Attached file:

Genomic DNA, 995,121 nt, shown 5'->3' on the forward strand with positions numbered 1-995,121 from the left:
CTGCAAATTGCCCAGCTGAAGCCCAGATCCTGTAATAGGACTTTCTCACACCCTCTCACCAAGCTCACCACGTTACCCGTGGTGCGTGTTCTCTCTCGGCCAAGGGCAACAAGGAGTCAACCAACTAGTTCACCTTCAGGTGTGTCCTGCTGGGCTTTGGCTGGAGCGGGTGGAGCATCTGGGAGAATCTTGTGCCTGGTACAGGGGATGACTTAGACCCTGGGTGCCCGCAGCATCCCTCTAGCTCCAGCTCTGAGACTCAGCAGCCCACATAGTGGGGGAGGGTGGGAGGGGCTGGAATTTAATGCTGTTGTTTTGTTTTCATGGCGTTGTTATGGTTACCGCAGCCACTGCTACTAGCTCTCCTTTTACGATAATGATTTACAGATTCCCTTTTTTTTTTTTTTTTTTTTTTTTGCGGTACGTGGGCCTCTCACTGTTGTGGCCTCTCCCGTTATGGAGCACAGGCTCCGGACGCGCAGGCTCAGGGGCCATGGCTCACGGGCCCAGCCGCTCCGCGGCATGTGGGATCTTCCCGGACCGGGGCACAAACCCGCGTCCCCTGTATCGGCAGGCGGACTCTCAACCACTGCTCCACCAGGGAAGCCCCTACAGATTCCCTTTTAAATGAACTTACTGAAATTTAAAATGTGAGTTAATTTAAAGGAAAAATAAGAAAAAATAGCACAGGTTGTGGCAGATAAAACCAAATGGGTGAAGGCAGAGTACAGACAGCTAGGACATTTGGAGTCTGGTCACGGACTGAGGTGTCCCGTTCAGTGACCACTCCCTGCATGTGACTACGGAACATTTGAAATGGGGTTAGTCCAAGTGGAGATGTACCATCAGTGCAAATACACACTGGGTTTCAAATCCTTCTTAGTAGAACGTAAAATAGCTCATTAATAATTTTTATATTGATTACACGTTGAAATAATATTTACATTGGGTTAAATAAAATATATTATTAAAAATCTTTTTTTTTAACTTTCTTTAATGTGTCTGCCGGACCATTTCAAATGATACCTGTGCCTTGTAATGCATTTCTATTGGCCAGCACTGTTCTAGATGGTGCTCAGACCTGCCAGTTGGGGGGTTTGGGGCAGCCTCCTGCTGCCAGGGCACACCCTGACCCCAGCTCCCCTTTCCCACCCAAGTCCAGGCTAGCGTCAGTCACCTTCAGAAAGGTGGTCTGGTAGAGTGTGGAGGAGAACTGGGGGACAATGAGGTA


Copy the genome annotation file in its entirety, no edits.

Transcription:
Genomic DNA, 995,121 nt, shown 5'->3' on the forward strand with positions numbered 1-995,121 from the left:
CTGCAAATTGCCCAGCTGAAGCCCAGATCCTGTAATAGGACTTTCTCACACCCTCTCACCAAGCTCACCACGTTACCCGTGGTGCGTGTTCTCTCTCGGCCAAGGGCAACAAGGAGTCAACCAACTAGTTCACCTTCAGGTGTGTCCTGCTGGGCTTTGGCTGGAGCGGGTGGAGCATCTGGGAGAATCTTGTGCCTGGTACAGGGGATGACTTAGACCCTGGGTGCCCGCAGCATCCCTCTAGCTCCAGCTCTGAGACTCAGCAGCCCACATAGTGGGGGAGGGTGGGAGGGGCTGGAATTTAATGCTGTTGTTTTGTTTTCATGGCGTTGTTATGGTTACCGCAGCCACTGCTACTAGCTCTCCTTTTACGATAATGATTTACAGATTCCCTTTTTTTTTTTTTTTTTTTTTTTTGCGGTACGTGGGCCTCTCACTGTTGTGGCCTCTCCCGTTATGGAGCACAGGCTCCGGACGCGCAGGCTCAGGGGCCATGGCTCACGGGCCCAGCCGCTCCGCGGCATGTGGGATCTTCCCGGACCGGGGCACAAACCCGCGTCCCCTGTATCGGCAGGCGGACTCTCAACCACTGCTCCACCAGGGAAGCCCCTACAGATTCCCTTTTAAATGAACTTACTGAAATTTAAAATGTGAGTTAATTTAAAGGAAAAATAAGAAAAAATAGCACAGGTTGTGGCAGATAAAACCAAATGGGTGAAGGCAGAGTACAGACAGCTAGGACATTTGGAGTCTGGTCACGGACTGAGGTGTCCCGTTCAGTGACCACTCCCTGCATGTGACTACGGAACATTTGAAATGGGGTTAGTCCAAGTGGAGATGTACCATCAGTGCAAATACACACTGGGTTTCAAATCCTTCTTAGTAGAACGTAAAATAGCTCATTAATAATTTTTATATTGATTACACGTTGAAATAATATTTACATTGGGTTAAATAAAATATATTATTAAAAATCTTTTTTTTTAACTTTCTTTAATGTGTCTGCCGGACCATTTCAAATGATACCTGTGCCTTGTAATGCATTTCTATTGGCCAGCACTGTTCTAGATGGTGCTCAGACCTGCCAGTTGGGGGGTTTGGGGCAGCCTCCTGCTGCCAGGGCACACCCTGACCCCAGCTCCCCTTTCCCACCCAAGTCCAGGCTAGCGTCAGTCACCTTCAGAAAGGTGGTCTGGTAGAGTGTGGAGGAGAACTGGGGGACAATGAGGTA